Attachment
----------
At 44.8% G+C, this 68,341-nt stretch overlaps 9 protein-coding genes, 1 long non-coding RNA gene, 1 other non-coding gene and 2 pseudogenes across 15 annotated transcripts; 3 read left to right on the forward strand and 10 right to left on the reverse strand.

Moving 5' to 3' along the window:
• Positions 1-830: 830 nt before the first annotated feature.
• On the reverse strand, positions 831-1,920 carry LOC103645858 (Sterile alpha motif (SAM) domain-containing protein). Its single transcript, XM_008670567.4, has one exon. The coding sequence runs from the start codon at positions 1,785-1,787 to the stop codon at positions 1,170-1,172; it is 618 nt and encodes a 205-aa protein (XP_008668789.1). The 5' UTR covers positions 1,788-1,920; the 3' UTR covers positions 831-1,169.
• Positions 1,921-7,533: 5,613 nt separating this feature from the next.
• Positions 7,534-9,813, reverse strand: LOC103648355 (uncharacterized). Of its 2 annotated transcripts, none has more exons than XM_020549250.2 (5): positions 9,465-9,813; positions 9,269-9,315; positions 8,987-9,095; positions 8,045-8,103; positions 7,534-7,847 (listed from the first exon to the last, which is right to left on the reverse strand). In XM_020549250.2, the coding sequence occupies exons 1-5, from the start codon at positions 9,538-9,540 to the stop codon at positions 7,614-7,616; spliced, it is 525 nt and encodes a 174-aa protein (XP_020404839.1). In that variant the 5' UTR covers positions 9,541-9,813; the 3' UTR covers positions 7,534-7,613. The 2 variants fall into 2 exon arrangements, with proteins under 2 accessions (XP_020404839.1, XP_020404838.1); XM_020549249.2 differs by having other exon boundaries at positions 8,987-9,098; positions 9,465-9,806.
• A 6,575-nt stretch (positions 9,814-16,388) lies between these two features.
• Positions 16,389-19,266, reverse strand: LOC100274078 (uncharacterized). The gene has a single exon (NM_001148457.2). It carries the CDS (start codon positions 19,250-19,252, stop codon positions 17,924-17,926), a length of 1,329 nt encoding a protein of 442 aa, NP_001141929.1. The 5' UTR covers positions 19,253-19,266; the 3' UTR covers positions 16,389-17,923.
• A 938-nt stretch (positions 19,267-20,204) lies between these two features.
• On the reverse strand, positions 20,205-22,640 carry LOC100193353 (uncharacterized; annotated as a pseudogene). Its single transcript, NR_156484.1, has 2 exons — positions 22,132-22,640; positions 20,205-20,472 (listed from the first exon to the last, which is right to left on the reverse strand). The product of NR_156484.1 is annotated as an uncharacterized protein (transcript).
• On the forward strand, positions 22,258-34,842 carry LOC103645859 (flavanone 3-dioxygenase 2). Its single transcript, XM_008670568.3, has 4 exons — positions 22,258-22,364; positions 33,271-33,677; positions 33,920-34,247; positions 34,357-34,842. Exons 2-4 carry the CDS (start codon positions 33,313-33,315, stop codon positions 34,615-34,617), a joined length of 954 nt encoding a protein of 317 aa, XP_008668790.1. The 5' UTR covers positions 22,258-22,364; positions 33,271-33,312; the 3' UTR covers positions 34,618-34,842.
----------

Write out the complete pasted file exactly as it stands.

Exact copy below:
At 44.8% G+C, this 68,341-nt stretch overlaps 9 protein-coding genes, 1 long non-coding RNA gene, 1 other non-coding gene and 2 pseudogenes across 15 annotated transcripts; 3 read left to right on the forward strand and 10 right to left on the reverse strand.

Moving 5' to 3' along the window:
• Positions 1-830: 830 nt before the first annotated feature.
• On the reverse strand, positions 831-1,920 carry LOC103645858 (Sterile alpha motif (SAM) domain-containing protein). Its single transcript, XM_008670567.4, has one exon. The coding sequence runs from the start codon at positions 1,785-1,787 to the stop codon at positions 1,170-1,172; it is 618 nt and encodes a 205-aa protein (XP_008668789.1). The 5' UTR covers positions 1,788-1,920; the 3' UTR covers positions 831-1,169.
• Positions 1,921-7,533: 5,613 nt separating this feature from the next.
• Positions 7,534-9,813, reverse strand: LOC103648355 (uncharacterized). Of its 2 annotated transcripts, none has more exons than XM_020549250.2 (5): positions 9,465-9,813; positions 9,269-9,315; positions 8,987-9,095; positions 8,045-8,103; positions 7,534-7,847 (listed from the first exon to the last, which is right to left on the reverse strand). In XM_020549250.2, the coding sequence occupies exons 1-5, from the start codon at positions 9,538-9,540 to the stop codon at positions 7,614-7,616; spliced, it is 525 nt and encodes a 174-aa protein (XP_020404839.1). In that variant the 5' UTR covers positions 9,541-9,813; the 3' UTR covers positions 7,534-7,613. The 2 variants fall into 2 exon arrangements, with proteins under 2 accessions (XP_020404839.1, XP_020404838.1); XM_020549249.2 differs by having other exon boundaries at positions 8,987-9,098; positions 9,465-9,806.
• A 6,575-nt stretch (positions 9,814-16,388) lies between these two features.
• Positions 16,389-19,266, reverse strand: LOC100274078 (uncharacterized). The gene has a single exon (NM_001148457.2). It carries the CDS (start codon positions 19,250-19,252, stop codon positions 17,924-17,926), a length of 1,329 nt encoding a protein of 442 aa, NP_001141929.1. The 5' UTR covers positions 19,253-19,266; the 3' UTR covers positions 16,389-17,923.
• A 938-nt stretch (positions 19,267-20,204) lies between these two features.
• On the reverse strand, positions 20,205-22,640 carry LOC100193353 (uncharacterized; annotated as a pseudogene). Its single transcript, NR_156484.1, has 2 exons — positions 22,132-22,640; positions 20,205-20,472 (listed from the first exon to the last, which is right to left on the reverse strand). The product of NR_156484.1 is annotated as an uncharacterized protein (transcript).
• On the forward strand, positions 22,258-34,842 carry LOC103645859 (flavanone 3-dioxygenase 2). Its single transcript, XM_008670568.3, has 4 exons — positions 22,258-22,364; positions 33,271-33,677; positions 33,920-34,247; positions 34,357-34,842. Exons 2-4 carry the CDS (start codon positions 33,313-33,315, stop codon positions 34,615-34,617), a joined length of 954 nt encoding a protein of 317 aa, XP_008668790.1. The 5' UTR covers positions 22,258-22,364; positions 33,271-33,312; the 3' UTR covers positions 34,618-34,842.